Apart from the low background murmur of mastication and suppressed belching, silence prevailed. From outside, the distant shouts of men giving and receiving commands drifted in through the open window. A fish trader passed beneath the window, his grunting and cursing drifting up as he pushed his loaded barrow up the street to the market square. Then a new sound took prominence, one that Alice had never heard until yesterday – the clatter and slap of a lorry engine. Descending the hill with squealing brakes, the vehicle slowed as it approached the docks, gearbox cogs crunching painfully as its inexperienced driver attempted to change down through the gears. The olive green canvas top edged past the windows, watched in silent fascination by the children. Many of the boys left their food, to stand on the benches and peer out at the passing spectacle. With the lorry soon lost to sight, the boys returned silently to their places as, in the distance, the truck could be heard accelerating away along the sea front.

“Sorry about your mother,” Don began. “If you…”

Alice shook her head vigorously, her eyes fixed on her plate. “No, I’m fine. It’s OK. We’re OK. Adam’s been great, so’s Rob. Thanks for taking Terry out of the way.”

“Will there be a funeral?”

“Doubt it. We were talking afterwards about how we were going to get her downstairs, you know, after we found her. It was horrible. Before yesterday, I’d never seen anyone dead. Then four soldiers turned up, just walked in. They didn’t say anything to us and pushed Adam out of the way so they could make up a plywood coffin on the floor beside the bed. Even with four of them, they were having trouble lifting her, so in the end they gave up and instead rolled her off the bed and into the box. We stood there, watching them clamp the lid on with straps and then try to lift it down the stairs. She’d always said the only way they’d get her out of that room was in a box, and she was right. At that point, I nearly laughed out loud, but managed to stop myself. If I’d started I wouldn’t have been able to stop, I knew that. Those boys really had to work hard to get her out to the lorry – you know how fat she was. I almost felt sorry for them.”

“She’ll be missed by everyone, don’t you think? I bet she embroidered half the smocks in this room. Everyone knew her and everyone visited her. She didn’t need to go outside; instead, the world came to her. What did your neighbours do? You know, when they were putting her in the lorry?”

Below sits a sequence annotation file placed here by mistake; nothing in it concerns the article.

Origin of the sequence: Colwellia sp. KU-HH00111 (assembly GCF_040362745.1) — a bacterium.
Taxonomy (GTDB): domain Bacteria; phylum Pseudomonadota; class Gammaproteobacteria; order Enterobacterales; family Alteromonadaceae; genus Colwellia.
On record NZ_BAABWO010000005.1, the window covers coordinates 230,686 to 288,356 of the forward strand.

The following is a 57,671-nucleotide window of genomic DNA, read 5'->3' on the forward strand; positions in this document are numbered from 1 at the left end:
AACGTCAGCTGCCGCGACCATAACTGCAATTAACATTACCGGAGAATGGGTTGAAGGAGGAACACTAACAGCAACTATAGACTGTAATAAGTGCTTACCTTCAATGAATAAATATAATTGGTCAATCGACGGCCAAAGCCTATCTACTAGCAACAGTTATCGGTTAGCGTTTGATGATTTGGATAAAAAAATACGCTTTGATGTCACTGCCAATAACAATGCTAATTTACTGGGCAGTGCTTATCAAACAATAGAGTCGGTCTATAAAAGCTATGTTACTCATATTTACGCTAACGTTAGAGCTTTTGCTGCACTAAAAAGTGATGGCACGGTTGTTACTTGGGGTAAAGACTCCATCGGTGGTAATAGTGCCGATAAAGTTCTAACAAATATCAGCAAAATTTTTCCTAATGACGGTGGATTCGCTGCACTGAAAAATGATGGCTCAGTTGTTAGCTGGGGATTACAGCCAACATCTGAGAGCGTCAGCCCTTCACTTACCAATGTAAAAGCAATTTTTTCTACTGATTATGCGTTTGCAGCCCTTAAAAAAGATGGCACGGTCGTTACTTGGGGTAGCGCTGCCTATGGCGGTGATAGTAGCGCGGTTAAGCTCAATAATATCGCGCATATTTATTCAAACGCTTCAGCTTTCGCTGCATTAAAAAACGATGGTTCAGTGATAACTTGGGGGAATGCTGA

Alice took Don’s arm and rested her head on his shoulder. “The neighbours? They all came out to gawp, of course. That lot’d come out and stare at two cats having a scrap. It was nearly dark by then. The truck ended up surrounded by about twenty of them, all craning their necks to try and get a better look. Then the soldier with stripes pulled out his pistol and cocked it above his head. You’ve never seen folk move so fast. Within twenty seconds, they’d all scuttled back inside. We stood watching until the lorry had gone. As they made ready to leave, the sergeant came over and told us we would be putting a soldier up. He’s going to have Marsha’s room.”

Don sat up straight and looked at Alice. “What? You mean he’s been billeted on you?”

Alice nodded. “If that’s what you call it, then yes. He’ll be staying until the job is complete, the sergeant said. We have to feed him and pretty much do as we’re told. Marsha wasn’t my real mother, you know.”

“Yes, I know. You came from Northwick, didn’t you? I remember you telling me this a long time ago. Alice in the bulrushes,” he chuckled.

Alice didn’t return the smile. “What’s going to happen, Don? Is this the end?”

If Don felt anxious, he didn’t show it. He gave Alice’s hand a squeeze and she leaned her head back on his shoulder.

“Best case? I suppose they will take what they came here for and leave. Why would they want a single village when they can have the whole coast? Once they have repaired the Endeavour they can do whatever the hell they like. Their first job will be to secure their electricity feed from the wind farm. Then they will neutralise Northwick. In the meantime, they spread terror until they are completely sure that nobody will dare to oppose them. I think there are too few them to do it any other way. But it does make their control just that little bit more precarious.”